Charming garden design with rocks and flowers for your backyard

Rock garden designs can range from sprawling, naturalistic creations to tricked-out riverbeds to rustic piles of rocks, soil and plants. It all depends on your preferences and how much space you have to work with. If you have a small area, often the best design is a simple, round raised bed made of selected stones. This design can fit into any well-chosen nook and cranny and won’t get in the way when mowing your lawn. If you plant it wisely, it won’t require much maintenance either.

Clear the area of grass or other organic matter, if necessary. Be sure to dig up peat and other plants under the roots to prevent new shoots from emerging later in your rock garden. Lay out a circle of stones as the perimeter of your base, making the diameter about 4 feet (or as desired). This forms the foundation of your garden and creates some height above the surrounding ground. You can use most of your largest, least attractive rocks in this bottom layer, but it doesn’t require rocks larger than about 12 inches in any dimension.

Fill the area inside the first course with sandy soil, which provides good drainage. If all you have is clay soil, add sand and compost to promote better drainage. Walk the earth to pack it down.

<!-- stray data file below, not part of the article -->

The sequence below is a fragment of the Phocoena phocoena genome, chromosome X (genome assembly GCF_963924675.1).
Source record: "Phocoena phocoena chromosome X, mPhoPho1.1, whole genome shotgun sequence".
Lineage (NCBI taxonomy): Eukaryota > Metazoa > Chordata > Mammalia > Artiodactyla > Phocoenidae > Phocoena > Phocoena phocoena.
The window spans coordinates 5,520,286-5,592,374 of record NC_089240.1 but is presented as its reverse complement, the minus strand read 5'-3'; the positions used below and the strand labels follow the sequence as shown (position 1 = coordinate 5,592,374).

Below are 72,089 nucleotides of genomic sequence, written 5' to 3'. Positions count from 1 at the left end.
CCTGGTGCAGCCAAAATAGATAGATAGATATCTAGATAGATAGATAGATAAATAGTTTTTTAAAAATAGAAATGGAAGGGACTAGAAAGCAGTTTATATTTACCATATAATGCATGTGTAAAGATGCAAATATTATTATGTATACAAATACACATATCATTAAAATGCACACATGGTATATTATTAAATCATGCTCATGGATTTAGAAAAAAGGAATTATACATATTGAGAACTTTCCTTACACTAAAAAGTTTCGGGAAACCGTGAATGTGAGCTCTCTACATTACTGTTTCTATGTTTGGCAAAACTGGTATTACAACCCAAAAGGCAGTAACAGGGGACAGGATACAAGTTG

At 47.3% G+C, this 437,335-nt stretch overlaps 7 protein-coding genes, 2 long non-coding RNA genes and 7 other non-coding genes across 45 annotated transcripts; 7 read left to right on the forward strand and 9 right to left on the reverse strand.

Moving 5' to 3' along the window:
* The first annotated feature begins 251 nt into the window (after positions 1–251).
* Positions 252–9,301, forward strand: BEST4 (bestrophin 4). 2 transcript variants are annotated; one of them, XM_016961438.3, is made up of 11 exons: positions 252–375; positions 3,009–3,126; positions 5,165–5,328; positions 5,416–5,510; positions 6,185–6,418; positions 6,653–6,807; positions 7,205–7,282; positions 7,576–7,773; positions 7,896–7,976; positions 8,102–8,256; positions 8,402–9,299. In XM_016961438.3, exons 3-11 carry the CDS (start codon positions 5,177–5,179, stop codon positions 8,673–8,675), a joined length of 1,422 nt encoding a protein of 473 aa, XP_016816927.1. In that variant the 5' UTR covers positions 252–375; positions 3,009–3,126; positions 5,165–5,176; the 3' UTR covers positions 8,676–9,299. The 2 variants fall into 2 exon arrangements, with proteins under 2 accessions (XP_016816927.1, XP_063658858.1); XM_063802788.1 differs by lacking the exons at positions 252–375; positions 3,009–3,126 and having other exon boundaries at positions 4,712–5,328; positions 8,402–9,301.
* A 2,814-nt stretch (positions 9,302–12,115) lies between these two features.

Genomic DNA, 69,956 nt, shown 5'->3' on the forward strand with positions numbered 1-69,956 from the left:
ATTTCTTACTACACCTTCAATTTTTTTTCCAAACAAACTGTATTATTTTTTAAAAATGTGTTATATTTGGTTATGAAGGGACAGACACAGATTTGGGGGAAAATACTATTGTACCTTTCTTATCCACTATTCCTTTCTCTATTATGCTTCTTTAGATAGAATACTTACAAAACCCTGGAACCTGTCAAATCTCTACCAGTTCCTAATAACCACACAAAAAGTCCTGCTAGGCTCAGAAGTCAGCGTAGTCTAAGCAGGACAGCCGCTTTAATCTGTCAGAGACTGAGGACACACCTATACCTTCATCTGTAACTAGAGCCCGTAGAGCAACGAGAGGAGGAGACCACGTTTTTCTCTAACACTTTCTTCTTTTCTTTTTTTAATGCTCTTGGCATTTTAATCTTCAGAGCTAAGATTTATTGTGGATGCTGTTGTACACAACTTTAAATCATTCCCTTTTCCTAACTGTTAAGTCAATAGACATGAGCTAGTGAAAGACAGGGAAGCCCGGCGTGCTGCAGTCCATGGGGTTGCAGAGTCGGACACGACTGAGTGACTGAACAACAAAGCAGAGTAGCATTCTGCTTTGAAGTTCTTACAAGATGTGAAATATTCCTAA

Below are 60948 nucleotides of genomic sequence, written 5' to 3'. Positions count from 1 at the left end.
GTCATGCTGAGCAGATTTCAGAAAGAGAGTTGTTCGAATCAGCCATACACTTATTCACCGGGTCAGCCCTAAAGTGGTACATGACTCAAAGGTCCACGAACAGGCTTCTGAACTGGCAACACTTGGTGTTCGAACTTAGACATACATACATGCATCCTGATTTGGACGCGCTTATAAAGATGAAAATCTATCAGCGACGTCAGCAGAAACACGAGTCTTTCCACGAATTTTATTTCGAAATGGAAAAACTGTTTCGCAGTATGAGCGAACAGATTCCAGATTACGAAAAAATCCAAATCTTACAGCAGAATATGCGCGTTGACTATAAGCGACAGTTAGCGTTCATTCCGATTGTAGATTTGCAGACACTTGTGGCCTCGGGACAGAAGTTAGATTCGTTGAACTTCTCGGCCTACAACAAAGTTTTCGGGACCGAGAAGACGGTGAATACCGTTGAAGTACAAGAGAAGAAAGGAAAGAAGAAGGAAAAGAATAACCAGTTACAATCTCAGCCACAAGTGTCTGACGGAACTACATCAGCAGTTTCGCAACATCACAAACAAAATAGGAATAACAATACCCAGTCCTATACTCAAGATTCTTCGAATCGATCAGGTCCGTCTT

Plan the second course with stones. This may simply be a smaller version of the first course, forming a circle within a circle, or it may take the form of one or more stone bands passing through the center of the bed’s perimeter. In any case, the second course should allow plenty of space for planting between the perimeter of the bed and the stones of the second row, as well as in any additional spaces created by the second course.

Place the second part of stones according to your plan. Since you used your heaviest stones for the first course, you have lighter, more maneuverable stones to use for the second course. Try to use the prettiest stones here (any size is fine) as they will show more than the base stones.

Begin your plant selection by choosing a color scheme that will work well with your rock. For example, if the garden is mainly made of red sandstone, you will want some plants with a hint of red in them, as well as some plants that show silver, yellow, white or other complementary colors.

In addition to choosing color, choose plants that thrive in well-drained soil. Also confirm that the plants have similar watering requirements and are suitable for the amount of sunlight the garden receives. Drought-tolerant plants are best, although you can make an exception for a particularly handsome specimen that you can treat as an annual. Finally, seek variation in plant height and leaf texture for maximum visual impact and interest.

Arrange the plants in your rock garden while they are still in their pots. Usually it’s best to plant in threes: group three of the same type of plant together or in a strategic arrangement. Keep in mind that you will mix rocks among the plants.

Once you’ve decided on a layout, start planting with additional soil as needed, adding rocks for decorative effect as you go.

If you want to cover small areas of soil with stone compost (to prevent weed growth), use small stones of the same type (or at least similar color) to the larger stones that form the rock structure.